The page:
Essay | Requiescat

There were some amazing artists on this planet. There's the common saying that artists suffer for their art, because that's one of the most common routes for passion and ideas. But some suffer more than others. Some suffer for their art until they just stop suffering. And making art. And breathing.

Is that an enticing enough introduction yet? I'm here to write about three awesome artists in three different fields that all up and died unexpectedly.

The first one I wanted to talk about was comic book artist Seth Fisher. I had always known of him and his style, but it was only fairly recently that I really got into his work. His style was and still is unlike anything else in comics. He is one of those talented enough to morph his art on different books, but not so much that you can't tell it's him. It's all Seth Fisher's signature style: Bizarre, detailed, beautiful and mind-blowing. I've only read two of his works so far, but each one is an intense looking experience.

Vertigo Pop! Tokyo is a four issue series that was perfect for Seth Fisher. It's tells the story of an American techie living in Japan falling into the bizarre intersection of the Yakuza and the Harajuku district cosplay scene. There's kidnappings, concerts, idols and costumes all mixed in with the beautiful, hyperactive colors of modern day Japan and its schizophrenic pop culture. In this, he plays more with angles and perspective. A lot of it is drawn to a deceptively difficult grid - sometimes isometric, sometimes top-down, when other artists would simply go with an easier, more sensible medium side-shot. Seth Fisher didn't draw easy.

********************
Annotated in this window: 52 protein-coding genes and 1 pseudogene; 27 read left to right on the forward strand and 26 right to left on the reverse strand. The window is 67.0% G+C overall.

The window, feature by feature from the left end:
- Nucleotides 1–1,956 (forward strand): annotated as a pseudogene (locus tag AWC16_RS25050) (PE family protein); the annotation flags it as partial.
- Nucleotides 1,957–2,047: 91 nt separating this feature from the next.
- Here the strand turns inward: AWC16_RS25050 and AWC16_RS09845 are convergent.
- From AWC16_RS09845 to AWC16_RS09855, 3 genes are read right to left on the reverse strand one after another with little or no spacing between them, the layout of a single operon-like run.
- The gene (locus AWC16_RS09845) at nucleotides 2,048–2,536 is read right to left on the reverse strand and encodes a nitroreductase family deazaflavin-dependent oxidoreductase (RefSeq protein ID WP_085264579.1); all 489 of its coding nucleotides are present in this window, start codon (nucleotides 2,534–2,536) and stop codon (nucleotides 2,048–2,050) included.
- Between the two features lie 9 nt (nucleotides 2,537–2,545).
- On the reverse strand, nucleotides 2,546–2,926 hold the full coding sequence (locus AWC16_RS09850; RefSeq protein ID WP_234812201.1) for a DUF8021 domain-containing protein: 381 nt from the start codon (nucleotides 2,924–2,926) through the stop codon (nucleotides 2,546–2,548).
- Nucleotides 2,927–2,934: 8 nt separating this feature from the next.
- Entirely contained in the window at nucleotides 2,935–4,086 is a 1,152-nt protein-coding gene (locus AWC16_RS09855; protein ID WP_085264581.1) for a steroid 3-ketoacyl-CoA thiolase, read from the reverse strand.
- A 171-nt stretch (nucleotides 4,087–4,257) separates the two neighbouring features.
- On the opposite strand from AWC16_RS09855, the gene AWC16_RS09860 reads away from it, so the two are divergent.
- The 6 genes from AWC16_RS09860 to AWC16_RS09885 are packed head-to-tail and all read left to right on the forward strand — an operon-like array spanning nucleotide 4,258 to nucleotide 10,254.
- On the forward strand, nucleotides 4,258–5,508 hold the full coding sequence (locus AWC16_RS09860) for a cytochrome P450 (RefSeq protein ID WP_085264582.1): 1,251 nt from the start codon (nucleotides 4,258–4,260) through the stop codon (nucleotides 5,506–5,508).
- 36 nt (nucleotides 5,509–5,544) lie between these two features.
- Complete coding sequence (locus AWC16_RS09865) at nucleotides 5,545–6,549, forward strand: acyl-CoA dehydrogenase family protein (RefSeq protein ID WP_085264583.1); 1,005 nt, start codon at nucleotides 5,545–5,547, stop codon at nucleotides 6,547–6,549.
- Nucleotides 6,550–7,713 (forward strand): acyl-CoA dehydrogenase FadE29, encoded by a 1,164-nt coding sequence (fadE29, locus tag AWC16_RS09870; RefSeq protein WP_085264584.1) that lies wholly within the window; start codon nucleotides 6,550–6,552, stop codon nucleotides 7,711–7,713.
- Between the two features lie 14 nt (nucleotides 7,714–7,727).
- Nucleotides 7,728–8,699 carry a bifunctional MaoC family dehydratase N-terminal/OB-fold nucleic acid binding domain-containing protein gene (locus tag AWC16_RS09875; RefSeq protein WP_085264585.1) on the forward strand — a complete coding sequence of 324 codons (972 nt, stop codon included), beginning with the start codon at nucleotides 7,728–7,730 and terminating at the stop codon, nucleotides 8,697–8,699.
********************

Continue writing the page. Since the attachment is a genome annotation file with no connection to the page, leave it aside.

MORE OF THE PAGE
This is even more apparent in the 2001 superhero work that got him noticed and nominated for awards - Green Lantern: Willworld. It features GL Hal Jordan lost in some bizarre, non-sequiter land called Odd which is populated by floating heads, aliens of all stripes, powerful obese naked men with Tibetan flourishes and dozens of tiny, tiny egg samurai. It is insane but consistent in its insanity. It is an eyeful. Here, Fisher's work is more fluid and in-step with the storytelling. The brilliance here is in the detailed imagination. It is so ripe with intense intricacies and variety that reading it takes longer because you end up staring at every panel like it's a Where's Waldo? puzzle. Every background character or rusty piece of a building is so wonderfully imagined and conceptualized that you wonder just how much work was put into simply coming up with the idea of what to draw. That's a creative process in and of itself, nevermind the hours it takes to get pencils and inks down.

In the same way Darick Robertson creates and fills the cyberpunk-ish world of Transmetropolitan with telling and multi-dimensional background characters, Seth Fisher did that times eight. The characters here pull from everywhere, all art styles, all eras, and are designed to break your mind if you look in awe for too long. He plays with paneling and storytelling here more than he did in Vertigo Pop!, and he can hang with the best of them in this regard. There are particularly amazing pages where the white space between panels - that incomprehensible place between moments in time - turns into an angry face. There's a scene where Green Lantern breaks through the panels of the previous page, scattering them like cards.

Seth Fisher died in 2006 when he fell off the roof at a club in Osaka, Japan. He was 33 years old, just 5 years after he was really taking off in the comics world. A few things have been published posthumously, mostly illustrations, but it's sad to know that he probably hadn't even peaked yet. We will never get to see his best work.